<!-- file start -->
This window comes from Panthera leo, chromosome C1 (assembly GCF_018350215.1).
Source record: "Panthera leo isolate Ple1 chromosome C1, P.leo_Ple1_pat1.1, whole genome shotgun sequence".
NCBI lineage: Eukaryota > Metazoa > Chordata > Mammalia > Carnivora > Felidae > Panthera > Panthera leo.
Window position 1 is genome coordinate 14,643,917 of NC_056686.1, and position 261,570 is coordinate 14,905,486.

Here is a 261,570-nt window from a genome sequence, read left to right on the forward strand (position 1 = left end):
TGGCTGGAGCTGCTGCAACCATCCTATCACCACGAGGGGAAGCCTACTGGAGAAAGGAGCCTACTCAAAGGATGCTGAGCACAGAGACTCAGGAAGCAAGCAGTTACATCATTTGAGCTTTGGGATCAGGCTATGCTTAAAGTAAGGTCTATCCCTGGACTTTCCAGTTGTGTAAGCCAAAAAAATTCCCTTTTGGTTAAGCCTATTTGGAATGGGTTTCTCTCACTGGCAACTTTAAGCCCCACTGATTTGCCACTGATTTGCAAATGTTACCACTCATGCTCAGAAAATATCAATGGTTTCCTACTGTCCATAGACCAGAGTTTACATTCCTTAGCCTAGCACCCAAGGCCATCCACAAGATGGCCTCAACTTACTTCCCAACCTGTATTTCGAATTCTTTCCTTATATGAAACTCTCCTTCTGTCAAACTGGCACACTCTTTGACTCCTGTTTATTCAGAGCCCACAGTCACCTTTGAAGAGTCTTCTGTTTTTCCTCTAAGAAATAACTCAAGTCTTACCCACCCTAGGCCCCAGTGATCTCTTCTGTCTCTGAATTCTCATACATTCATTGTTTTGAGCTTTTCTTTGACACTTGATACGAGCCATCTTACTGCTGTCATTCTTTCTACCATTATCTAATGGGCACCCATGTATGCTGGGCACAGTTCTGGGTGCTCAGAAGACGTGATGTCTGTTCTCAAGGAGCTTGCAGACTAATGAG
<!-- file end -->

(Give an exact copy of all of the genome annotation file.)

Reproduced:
This window comes from Panthera leo, chromosome C1 (assembly GCF_018350215.1).
Source record: "Panthera leo isolate Ple1 chromosome C1, P.leo_Ple1_pat1.1, whole genome shotgun sequence".
NCBI lineage: Eukaryota > Metazoa > Chordata > Mammalia > Carnivora > Felidae > Panthera > Panthera leo.
Window position 1 is genome coordinate 14,643,917 of NC_056686.1, and position 261,570 is coordinate 14,905,486.

Here is a 261,570-nt window from a genome sequence, read left to right on the forward strand (position 1 = left end):
TGGCTGGAGCTGCTGCAACCATCCTATCACCACGAGGGGAAGCCTACTGGAGAAAGGAGCCTACTCAAAGGATGCTGAGCACAGAGACTCAGGAAGCAAGCAGTTACATCATTTGAGCTTTGGGATCAGGCTATGCTTAAAGTAAGGTCTATCCCTGGACTTTCCAGTTGTGTAAGCCAAAAAAATTCCCTTTTGGTTAAGCCTATTTGGAATGGGTTTCTCTCACTGGCAACTTTAAGCCCCACTGATTTGCCACTGATTTGCAAATGTTACCACTCATGCTCAGAAAATATCAATGGTTTCCTACTGTCCATAGACCAGAGTTTACATTCCTTAGCCTAGCACCCAAGGCCATCCACAAGATGGCCTCAACTTACTTCCCAACCTGTATTTCGAATTCTTTCCTTATATGAAACTCTCCTTCTGTCAAACTGGCACACTCTTTGACTCCTGTTTATTCAGAGCCCACAGTCACCTTTGAAGAGTCTTCTGTTTTTCCTCTAAGAAATAACTCAAGTCTTACCCACCCTAGGCCCCAGTGATCTCTTCTGTCTCTGAATTCTCATACATTCATTGTTTTGAGCTTTTCTTTGACACTTGATACGAGCCATCTTACTGCTGTCATTCTTTCTACCATTATCTAATGGGCACCCATGTATGCTGGGCACAGTTCTGGGTGCTCAGAAGACGTGATGTCTGTTCTCAAGGAGCTTGCAGACTAATGAG